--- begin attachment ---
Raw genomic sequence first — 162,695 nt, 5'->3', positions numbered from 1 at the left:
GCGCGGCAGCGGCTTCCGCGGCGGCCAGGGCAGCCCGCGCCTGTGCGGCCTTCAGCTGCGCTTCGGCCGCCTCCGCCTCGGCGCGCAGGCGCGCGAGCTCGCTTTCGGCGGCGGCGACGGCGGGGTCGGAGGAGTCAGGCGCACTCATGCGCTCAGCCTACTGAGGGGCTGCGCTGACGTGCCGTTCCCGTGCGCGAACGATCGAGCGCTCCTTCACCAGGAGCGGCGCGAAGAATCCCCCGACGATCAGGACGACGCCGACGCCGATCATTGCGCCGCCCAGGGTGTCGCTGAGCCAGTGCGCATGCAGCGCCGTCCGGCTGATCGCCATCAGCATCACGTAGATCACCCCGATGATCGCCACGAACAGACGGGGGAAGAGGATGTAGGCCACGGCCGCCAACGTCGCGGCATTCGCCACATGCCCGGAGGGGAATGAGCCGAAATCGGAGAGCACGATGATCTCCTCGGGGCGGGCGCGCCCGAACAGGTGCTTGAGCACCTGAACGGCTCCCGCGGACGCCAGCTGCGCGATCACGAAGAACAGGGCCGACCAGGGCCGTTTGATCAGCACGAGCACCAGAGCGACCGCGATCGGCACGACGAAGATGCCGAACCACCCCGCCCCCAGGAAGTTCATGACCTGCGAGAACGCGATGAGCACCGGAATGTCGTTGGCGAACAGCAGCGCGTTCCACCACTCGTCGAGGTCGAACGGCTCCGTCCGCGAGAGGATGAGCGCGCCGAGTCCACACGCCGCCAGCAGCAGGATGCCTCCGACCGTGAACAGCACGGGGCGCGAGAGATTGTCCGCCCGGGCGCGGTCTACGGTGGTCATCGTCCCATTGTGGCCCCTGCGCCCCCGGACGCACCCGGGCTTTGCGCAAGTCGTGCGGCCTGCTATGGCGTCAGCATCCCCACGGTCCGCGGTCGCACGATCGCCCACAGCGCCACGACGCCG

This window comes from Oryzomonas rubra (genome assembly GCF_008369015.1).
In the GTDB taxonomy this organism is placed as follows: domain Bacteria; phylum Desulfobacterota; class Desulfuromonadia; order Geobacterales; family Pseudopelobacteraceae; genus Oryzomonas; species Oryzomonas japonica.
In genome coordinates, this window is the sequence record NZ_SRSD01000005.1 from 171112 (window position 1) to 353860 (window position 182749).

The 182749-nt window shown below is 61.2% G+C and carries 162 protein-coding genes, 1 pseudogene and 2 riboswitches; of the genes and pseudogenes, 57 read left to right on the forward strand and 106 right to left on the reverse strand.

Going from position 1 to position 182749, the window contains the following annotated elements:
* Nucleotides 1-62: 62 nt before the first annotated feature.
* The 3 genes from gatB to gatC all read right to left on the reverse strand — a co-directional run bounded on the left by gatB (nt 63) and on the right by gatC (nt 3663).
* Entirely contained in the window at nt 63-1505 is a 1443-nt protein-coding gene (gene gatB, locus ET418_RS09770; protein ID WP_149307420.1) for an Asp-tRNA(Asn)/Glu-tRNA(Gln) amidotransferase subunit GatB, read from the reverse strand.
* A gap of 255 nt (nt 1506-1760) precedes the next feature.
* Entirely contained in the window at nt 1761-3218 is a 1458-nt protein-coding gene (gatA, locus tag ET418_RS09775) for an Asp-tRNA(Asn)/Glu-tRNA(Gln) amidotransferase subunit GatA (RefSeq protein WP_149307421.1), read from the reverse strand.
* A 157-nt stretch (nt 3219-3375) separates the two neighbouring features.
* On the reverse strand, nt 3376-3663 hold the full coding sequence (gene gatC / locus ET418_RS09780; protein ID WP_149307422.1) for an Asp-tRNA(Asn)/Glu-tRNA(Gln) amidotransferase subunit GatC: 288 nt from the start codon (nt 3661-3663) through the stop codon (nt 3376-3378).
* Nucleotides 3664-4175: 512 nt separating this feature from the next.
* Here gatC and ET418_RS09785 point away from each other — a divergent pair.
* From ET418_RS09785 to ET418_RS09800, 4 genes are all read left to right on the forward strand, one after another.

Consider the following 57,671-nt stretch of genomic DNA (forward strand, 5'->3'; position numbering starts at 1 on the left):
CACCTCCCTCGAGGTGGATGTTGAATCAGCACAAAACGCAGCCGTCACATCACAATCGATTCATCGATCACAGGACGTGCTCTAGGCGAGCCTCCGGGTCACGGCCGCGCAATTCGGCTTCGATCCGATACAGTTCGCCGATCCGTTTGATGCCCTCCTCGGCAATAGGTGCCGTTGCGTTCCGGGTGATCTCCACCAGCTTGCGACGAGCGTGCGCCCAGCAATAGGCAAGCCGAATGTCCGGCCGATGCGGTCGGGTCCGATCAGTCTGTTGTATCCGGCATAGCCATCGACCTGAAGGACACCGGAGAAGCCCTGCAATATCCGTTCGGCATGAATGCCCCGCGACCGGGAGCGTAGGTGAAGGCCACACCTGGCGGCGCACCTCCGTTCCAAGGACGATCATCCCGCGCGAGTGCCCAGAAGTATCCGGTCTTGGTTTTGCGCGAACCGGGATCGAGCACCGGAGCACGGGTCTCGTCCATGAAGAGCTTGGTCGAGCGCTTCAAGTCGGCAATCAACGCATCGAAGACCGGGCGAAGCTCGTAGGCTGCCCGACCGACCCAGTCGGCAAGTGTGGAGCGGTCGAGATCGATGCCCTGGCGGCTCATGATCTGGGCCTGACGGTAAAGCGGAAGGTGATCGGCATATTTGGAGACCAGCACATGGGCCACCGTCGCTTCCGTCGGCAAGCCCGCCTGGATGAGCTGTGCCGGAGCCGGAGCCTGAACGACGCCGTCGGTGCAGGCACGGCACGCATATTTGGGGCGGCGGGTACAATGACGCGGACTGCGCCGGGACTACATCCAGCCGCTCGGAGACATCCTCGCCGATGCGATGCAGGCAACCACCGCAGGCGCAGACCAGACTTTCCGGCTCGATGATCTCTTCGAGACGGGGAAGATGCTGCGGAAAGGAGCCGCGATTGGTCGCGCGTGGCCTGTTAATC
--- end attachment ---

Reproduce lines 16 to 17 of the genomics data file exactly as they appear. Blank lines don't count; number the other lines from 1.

* Here gatC and ET418_RS09785 point away from each other — a divergent pair.
* From ET418_RS09785 to ET418_RS09800, 4 genes are all read left to right on the forward strand, one after another.